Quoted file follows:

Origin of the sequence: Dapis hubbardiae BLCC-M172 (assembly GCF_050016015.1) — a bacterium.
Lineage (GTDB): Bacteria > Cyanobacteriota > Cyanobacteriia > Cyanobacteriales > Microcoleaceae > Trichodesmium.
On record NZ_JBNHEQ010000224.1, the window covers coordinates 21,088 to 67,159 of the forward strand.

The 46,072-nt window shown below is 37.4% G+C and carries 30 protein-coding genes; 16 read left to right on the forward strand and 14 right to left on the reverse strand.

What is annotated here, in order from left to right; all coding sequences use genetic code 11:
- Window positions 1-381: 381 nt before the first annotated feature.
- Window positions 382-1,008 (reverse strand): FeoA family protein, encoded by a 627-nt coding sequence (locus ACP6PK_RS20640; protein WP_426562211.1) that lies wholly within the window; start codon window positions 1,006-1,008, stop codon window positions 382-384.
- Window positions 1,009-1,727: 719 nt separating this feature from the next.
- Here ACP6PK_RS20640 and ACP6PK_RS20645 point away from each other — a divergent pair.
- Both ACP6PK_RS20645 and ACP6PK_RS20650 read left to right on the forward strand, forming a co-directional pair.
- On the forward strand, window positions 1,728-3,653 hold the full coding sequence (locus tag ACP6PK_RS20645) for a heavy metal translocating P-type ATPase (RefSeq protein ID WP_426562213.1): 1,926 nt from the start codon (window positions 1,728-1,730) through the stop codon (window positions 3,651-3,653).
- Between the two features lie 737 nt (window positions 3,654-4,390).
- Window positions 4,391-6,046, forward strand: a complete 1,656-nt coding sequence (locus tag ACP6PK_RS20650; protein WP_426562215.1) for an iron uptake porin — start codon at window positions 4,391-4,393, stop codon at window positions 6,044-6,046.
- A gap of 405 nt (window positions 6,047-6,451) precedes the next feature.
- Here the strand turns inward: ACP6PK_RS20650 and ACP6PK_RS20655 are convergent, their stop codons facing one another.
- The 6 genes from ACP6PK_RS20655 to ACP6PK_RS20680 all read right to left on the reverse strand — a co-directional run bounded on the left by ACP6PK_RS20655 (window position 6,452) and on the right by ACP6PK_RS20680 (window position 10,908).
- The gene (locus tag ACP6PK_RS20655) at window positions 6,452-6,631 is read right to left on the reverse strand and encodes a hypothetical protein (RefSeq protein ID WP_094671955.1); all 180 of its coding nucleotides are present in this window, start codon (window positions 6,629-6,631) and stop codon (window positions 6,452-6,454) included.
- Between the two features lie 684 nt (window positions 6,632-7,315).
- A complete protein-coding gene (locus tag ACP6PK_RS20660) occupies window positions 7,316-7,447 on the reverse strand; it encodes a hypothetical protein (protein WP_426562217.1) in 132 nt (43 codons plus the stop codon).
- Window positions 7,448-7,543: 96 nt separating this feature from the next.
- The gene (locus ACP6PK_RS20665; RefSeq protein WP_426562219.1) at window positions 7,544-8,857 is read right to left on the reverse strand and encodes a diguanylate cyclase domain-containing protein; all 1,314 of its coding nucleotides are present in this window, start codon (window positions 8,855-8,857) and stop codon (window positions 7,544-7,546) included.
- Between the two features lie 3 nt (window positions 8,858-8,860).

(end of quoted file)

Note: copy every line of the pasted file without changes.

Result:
Origin of the sequence: Dapis hubbardiae BLCC-M172 (assembly GCF_050016015.1) — a bacterium.
Lineage (GTDB): Bacteria > Cyanobacteriota > Cyanobacteriia > Cyanobacteriales > Microcoleaceae > Trichodesmium.
On record NZ_JBNHEQ010000224.1, the window covers coordinates 21,088 to 67,159 of the forward strand.

The 46,072-nt window shown below is 37.4% G+C and carries 30 protein-coding genes; 16 read left to right on the forward strand and 14 right to left on the reverse strand.

What is annotated here, in order from left to right; all coding sequences use genetic code 11:
- Window positions 1-381: 381 nt before the first annotated feature.
- Window positions 382-1,008 (reverse strand): FeoA family protein, encoded by a 627-nt coding sequence (locus ACP6PK_RS20640; protein WP_426562211.1) that lies wholly within the window; start codon window positions 1,006-1,008, stop codon window positions 382-384.
- Window positions 1,009-1,727: 719 nt separating this feature from the next.
- Here ACP6PK_RS20640 and ACP6PK_RS20645 point away from each other — a divergent pair.
- Both ACP6PK_RS20645 and ACP6PK_RS20650 read left to right on the forward strand, forming a co-directional pair.
- On the forward strand, window positions 1,728-3,653 hold the full coding sequence (locus tag ACP6PK_RS20645) for a heavy metal translocating P-type ATPase (RefSeq protein ID WP_426562213.1): 1,926 nt from the start codon (window positions 1,728-1,730) through the stop codon (window positions 3,651-3,653).
- Between the two features lie 737 nt (window positions 3,654-4,390).
- Window positions 4,391-6,046, forward strand: a complete 1,656-nt coding sequence (locus tag ACP6PK_RS20650; protein WP_426562215.1) for an iron uptake porin — start codon at window positions 4,391-4,393, stop codon at window positions 6,044-6,046.
- A gap of 405 nt (window positions 6,047-6,451) precedes the next feature.
- Here the strand turns inward: ACP6PK_RS20650 and ACP6PK_RS20655 are convergent, their stop codons facing one another.
- The 6 genes from ACP6PK_RS20655 to ACP6PK_RS20680 all read right to left on the reverse strand — a co-directional run bounded on the left by ACP6PK_RS20655 (window position 6,452) and on the right by ACP6PK_RS20680 (window position 10,908).
- The gene (locus tag ACP6PK_RS20655) at window positions 6,452-6,631 is read right to left on the reverse strand and encodes a hypothetical protein (RefSeq protein ID WP_094671955.1); all 180 of its coding nucleotides are present in this window, start codon (window positions 6,629-6,631) and stop codon (window positions 6,452-6,454) included.
- Between the two features lie 684 nt (window positions 6,632-7,315).
- A complete protein-coding gene (locus tag ACP6PK_RS20660) occupies window positions 7,316-7,447 on the reverse strand; it encodes a hypothetical protein (protein WP_426562217.1) in 132 nt (43 codons plus the stop codon).
- Window positions 7,448-7,543: 96 nt separating this feature from the next.
- The gene (locus ACP6PK_RS20665; RefSeq protein WP_426562219.1) at window positions 7,544-8,857 is read right to left on the reverse strand and encodes a diguanylate cyclase domain-containing protein; all 1,314 of its coding nucleotides are present in this window, start codon (window positions 8,855-8,857) and stop codon (window positions 7,544-7,546) included.
- Between the two features lie 3 nt (window positions 8,858-8,860).